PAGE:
Help is available, but not everyone will accept it

BRATTLEBORO — As a bus driver for Medicaid riders in the past, I met and transported recovering addicts to and from various appointments, including the respective clinics for methadone or Suboxone.

Some of the riders were diligent and persistent in their choice of recovery path, sticking to the program and protocol recommended for them by physical and mental health care providers. I sometimes see them in the community and feel good about what I see.

Other riders, however, were/are less committed to recovery, some actively choosing to go back out and continue using drugs and alcohol, sometimes ending up living on the street.

Recently, I have met some of the “choosing-non-recovery group” in the Harmony Parking Lot, panhandling as drivers pay for parking. I feel sad to see someone who once had an apartment and a path to recovery choose to live on the street, begging for spare change.

I disagree with Allison Teague's overgeneralized op-ed, which claims business people are all about capitalism without an ounce of compassion for those in need. A recovery counselor at HCRS has told me, and others, not to give money to panhandlers, that when I give money, I then become an enabler to their addiction.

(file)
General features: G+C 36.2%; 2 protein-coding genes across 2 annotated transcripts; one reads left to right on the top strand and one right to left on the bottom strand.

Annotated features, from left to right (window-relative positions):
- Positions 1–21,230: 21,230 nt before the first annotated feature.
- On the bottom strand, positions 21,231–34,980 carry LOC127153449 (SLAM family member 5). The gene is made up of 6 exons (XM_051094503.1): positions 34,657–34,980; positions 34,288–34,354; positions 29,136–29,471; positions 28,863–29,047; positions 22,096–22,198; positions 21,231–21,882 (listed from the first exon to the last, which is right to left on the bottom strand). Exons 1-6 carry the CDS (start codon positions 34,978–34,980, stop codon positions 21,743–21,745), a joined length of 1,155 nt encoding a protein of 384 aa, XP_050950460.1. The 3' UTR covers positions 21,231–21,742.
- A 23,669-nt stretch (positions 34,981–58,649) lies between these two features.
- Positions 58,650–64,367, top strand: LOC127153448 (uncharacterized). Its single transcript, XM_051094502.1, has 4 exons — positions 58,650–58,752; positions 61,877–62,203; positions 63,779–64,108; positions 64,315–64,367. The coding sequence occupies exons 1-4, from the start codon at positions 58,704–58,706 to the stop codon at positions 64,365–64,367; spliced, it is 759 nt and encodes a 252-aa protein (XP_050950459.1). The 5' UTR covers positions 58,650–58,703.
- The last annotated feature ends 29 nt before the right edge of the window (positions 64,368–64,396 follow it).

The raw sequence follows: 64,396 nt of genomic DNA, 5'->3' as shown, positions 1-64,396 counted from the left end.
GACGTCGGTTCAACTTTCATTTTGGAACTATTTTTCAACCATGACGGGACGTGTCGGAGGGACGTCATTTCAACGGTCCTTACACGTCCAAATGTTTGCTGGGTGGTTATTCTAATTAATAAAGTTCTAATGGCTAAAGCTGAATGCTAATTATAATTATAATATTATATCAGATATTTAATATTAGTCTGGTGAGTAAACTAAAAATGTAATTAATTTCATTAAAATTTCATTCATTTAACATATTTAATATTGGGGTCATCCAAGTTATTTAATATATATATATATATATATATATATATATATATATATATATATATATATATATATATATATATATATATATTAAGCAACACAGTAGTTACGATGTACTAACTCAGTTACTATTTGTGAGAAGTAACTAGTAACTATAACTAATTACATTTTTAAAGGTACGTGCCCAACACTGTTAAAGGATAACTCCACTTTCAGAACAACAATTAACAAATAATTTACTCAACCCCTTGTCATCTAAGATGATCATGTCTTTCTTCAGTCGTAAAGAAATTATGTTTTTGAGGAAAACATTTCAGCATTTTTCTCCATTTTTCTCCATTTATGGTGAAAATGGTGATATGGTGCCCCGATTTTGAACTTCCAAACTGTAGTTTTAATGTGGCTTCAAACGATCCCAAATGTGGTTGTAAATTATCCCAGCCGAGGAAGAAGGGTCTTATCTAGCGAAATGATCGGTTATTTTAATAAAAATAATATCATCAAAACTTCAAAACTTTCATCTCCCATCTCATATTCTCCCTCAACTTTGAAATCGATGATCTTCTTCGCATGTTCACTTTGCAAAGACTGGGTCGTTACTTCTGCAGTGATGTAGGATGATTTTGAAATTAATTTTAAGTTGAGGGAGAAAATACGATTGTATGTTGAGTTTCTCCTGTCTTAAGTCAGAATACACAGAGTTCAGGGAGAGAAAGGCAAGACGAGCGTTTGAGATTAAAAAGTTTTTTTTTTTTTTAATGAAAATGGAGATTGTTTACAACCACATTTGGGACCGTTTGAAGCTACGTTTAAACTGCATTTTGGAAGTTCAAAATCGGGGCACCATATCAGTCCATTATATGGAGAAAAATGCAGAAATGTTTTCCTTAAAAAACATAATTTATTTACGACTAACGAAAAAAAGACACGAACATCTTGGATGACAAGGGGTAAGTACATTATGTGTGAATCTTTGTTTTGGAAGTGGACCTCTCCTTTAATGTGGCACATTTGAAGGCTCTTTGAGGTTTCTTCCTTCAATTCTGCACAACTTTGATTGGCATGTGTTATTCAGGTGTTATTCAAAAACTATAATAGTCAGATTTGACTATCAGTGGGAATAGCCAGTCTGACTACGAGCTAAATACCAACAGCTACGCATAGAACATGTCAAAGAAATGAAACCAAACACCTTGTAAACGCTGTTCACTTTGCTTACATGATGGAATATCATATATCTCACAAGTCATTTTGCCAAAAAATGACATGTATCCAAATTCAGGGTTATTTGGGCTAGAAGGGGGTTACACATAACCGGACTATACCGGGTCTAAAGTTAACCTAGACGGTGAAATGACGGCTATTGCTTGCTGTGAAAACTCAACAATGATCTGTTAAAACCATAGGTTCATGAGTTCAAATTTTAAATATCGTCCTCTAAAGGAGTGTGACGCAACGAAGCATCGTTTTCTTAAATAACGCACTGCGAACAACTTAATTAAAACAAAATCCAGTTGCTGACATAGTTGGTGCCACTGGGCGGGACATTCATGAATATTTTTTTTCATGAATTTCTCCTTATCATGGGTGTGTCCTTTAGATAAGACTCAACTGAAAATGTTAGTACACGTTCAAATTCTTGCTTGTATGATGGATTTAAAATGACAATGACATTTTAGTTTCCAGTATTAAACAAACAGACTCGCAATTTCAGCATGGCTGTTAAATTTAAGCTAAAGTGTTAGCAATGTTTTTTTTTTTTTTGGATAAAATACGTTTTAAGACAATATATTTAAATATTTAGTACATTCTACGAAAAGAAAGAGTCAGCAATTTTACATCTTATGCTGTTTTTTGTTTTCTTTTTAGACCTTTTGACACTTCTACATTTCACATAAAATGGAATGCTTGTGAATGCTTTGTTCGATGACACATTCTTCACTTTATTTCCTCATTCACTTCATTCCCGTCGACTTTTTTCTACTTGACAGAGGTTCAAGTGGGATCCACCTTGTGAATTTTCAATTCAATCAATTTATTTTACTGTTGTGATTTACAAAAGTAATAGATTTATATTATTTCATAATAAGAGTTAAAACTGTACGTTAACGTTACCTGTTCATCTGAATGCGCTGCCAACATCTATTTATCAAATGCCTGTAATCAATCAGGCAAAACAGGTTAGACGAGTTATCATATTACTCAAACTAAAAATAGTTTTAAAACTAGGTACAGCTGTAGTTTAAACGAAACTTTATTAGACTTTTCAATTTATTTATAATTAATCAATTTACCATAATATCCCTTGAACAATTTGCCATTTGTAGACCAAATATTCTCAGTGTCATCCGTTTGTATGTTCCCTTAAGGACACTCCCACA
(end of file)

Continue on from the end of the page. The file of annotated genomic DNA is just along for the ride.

I much prefer - as the businesses that wrote the recent Open Letter suggest - to donate funds, goods, and energy to the local organizations offering help to those willing to accept it. For those unwilling to accept help as offered, I can say, “Good luck and godspeed.”

I am not a business person, yet I do agree with what was written in the anonymous letter. And I am curious about the outcome of the community forum recently held at the fire station.

At this critical time of life on Earth, is the greater Brattleboro community ready and willing to think outside the box and take bold action to address some pressing needs? All the while allowing for those who think differently from us to make choices we do not like? It is a conundrum, is it not?

By our current choices, we frame the future of who we are.

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